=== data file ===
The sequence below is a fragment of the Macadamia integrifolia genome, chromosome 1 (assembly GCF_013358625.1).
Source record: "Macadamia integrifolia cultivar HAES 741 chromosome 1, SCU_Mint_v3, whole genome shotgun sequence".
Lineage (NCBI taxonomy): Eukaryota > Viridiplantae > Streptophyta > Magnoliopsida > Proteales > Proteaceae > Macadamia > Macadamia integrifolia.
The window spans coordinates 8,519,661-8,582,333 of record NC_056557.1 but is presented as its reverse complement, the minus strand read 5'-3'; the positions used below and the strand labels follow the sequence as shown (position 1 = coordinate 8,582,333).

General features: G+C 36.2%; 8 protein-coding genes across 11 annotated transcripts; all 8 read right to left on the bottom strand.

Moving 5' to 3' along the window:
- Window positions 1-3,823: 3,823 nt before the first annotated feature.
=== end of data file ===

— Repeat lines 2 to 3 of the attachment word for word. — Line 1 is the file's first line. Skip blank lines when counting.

Source record: "Macadamia integrifolia cultivar HAES 741 chromosome 1, SCU_Mint_v3, whole genome shotgun sequence".
Lineage (NCBI taxonomy): Eukaryota > Viridiplantae > Streptophyta > Magnoliopsida > Proteales > Proteaceae > Macadamia > Macadamia integrifolia.